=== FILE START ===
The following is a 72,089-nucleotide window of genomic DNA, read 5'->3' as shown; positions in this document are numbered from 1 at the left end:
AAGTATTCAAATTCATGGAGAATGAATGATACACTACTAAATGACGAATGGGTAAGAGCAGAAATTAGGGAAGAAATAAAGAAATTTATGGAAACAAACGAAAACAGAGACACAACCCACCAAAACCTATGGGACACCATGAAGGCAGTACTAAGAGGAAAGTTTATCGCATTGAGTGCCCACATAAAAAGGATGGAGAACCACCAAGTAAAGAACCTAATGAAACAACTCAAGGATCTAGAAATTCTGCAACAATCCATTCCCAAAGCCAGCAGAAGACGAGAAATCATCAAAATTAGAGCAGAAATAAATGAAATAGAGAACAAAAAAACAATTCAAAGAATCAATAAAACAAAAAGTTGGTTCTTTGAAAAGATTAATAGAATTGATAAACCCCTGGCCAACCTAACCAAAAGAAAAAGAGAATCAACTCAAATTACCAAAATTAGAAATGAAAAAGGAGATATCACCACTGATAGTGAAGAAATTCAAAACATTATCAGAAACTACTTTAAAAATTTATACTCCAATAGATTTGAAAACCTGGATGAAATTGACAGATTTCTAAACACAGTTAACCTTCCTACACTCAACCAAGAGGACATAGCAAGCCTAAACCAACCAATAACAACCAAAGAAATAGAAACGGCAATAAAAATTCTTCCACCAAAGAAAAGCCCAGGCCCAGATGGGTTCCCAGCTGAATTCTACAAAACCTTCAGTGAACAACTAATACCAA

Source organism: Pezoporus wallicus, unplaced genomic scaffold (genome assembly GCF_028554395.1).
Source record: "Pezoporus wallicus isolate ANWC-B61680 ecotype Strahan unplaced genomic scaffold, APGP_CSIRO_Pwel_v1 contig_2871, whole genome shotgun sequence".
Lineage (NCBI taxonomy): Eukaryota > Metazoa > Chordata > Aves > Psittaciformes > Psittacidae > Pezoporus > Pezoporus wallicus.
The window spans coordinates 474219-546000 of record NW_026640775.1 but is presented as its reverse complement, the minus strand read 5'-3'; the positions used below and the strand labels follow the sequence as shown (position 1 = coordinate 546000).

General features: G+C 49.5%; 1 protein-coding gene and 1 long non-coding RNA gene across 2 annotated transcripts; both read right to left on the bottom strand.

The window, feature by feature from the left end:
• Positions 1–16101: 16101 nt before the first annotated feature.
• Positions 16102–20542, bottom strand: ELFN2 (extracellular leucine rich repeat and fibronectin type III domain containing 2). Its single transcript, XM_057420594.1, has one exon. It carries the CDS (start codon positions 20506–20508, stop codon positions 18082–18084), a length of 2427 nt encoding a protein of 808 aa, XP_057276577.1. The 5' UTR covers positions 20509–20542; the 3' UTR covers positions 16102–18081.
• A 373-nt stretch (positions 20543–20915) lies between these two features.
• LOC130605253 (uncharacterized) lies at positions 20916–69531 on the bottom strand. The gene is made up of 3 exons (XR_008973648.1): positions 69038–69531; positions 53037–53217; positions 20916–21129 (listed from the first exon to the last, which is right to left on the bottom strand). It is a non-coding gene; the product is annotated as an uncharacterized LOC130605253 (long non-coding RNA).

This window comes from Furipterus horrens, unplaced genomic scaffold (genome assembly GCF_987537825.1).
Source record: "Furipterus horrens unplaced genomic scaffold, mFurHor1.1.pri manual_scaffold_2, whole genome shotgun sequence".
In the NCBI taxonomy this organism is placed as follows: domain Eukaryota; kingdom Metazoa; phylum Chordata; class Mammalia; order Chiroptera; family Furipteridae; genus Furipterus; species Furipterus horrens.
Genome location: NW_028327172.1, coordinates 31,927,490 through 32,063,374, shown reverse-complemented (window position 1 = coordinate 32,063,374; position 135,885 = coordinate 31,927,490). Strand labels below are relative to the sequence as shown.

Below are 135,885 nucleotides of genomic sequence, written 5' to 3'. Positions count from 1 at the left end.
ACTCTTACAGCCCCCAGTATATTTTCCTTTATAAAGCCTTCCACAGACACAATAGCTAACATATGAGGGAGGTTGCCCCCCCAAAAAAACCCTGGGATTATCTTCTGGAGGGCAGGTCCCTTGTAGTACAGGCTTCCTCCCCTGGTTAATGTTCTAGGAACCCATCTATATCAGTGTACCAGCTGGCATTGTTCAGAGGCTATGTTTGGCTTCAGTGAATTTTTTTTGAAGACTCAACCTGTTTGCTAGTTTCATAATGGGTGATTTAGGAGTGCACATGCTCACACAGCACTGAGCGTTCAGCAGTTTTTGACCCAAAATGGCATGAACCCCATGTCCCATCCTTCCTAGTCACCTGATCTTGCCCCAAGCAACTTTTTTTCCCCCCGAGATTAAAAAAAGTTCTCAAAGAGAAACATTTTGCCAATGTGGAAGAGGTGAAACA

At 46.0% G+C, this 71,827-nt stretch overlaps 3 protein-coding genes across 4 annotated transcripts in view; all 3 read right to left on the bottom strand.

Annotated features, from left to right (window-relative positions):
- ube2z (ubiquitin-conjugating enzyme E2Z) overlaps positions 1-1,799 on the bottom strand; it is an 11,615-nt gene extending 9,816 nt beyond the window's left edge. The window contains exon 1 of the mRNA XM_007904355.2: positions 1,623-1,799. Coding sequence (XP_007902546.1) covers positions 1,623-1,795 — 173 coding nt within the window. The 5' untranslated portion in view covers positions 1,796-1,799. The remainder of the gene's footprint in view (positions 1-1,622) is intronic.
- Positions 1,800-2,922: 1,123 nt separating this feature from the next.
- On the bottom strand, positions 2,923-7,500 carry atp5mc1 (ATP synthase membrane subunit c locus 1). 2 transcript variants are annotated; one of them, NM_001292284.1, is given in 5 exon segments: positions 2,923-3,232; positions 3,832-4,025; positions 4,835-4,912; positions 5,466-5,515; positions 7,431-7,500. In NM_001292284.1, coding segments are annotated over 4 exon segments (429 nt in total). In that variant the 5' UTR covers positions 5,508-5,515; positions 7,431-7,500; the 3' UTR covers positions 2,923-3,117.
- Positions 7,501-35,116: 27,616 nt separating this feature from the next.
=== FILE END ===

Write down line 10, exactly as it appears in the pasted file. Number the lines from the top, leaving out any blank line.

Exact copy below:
• Positions 16102–20542, bottom strand: ELFN2 (extracellular leucine rich repeat and fibronectin type III domain containing 2). Its single transcript, XM_057420594.1, has one exon. It carries the CDS (start codon positions 20506–20508, stop codon positions 18082–18084), a length of 2427 nt encoding a protein of 808 aa, XP_057276577.1. The 5' UTR covers positions 20509–20542; the 3' UTR covers positions 16102–18081.